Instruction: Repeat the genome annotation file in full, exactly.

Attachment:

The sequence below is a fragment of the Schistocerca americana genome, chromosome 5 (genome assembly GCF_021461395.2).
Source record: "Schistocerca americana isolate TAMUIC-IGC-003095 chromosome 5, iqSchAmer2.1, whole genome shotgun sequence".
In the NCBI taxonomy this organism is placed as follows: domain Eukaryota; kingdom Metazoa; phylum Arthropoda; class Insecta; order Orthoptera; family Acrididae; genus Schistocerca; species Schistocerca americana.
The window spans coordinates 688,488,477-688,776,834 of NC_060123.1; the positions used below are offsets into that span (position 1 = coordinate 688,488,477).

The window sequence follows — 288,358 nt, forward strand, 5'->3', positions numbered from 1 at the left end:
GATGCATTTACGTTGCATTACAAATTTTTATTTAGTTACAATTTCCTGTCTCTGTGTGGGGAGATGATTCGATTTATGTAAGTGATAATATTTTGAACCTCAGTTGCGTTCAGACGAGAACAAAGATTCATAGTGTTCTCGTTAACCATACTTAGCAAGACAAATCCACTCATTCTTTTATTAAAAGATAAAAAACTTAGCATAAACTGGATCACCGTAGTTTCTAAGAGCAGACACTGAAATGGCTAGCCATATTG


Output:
The sequence below is a fragment of the Schistocerca americana genome, chromosome 5 (genome assembly GCF_021461395.2).
Source record: "Schistocerca americana isolate TAMUIC-IGC-003095 chromosome 5, iqSchAmer2.1, whole genome shotgun sequence".
In the NCBI taxonomy this organism is placed as follows: domain Eukaryota; kingdom Metazoa; phylum Arthropoda; class Insecta; order Orthoptera; family Acrididae; genus Schistocerca; species Schistocerca americana.
The window spans coordinates 688,488,477-688,776,834 of NC_060123.1; the positions used below are offsets into that span (position 1 = coordinate 688,488,477).

The window sequence follows — 288,358 nt, forward strand, 5'->3', positions numbered from 1 at the left end:
GATGCATTTACGTTGCATTACAAATTTTTATTTAGTTACAATTTCCTGTCTCTGTGTGGGGAGATGATTCGATTTATGTAAGTGATAATATTTTGAACCTCAGTTGCGTTCAGACGAGAACAAAGATTCATAGTGTTCTCGTTAACCATACTTAGCAAGACAAATCCACTCATTCTTTTATTAAAAGATAAAAAACTTAGCATAAACTGGATCACCGTAGTTTCTAAGAGCAGACACTGAAATGGCTAGCCATATTG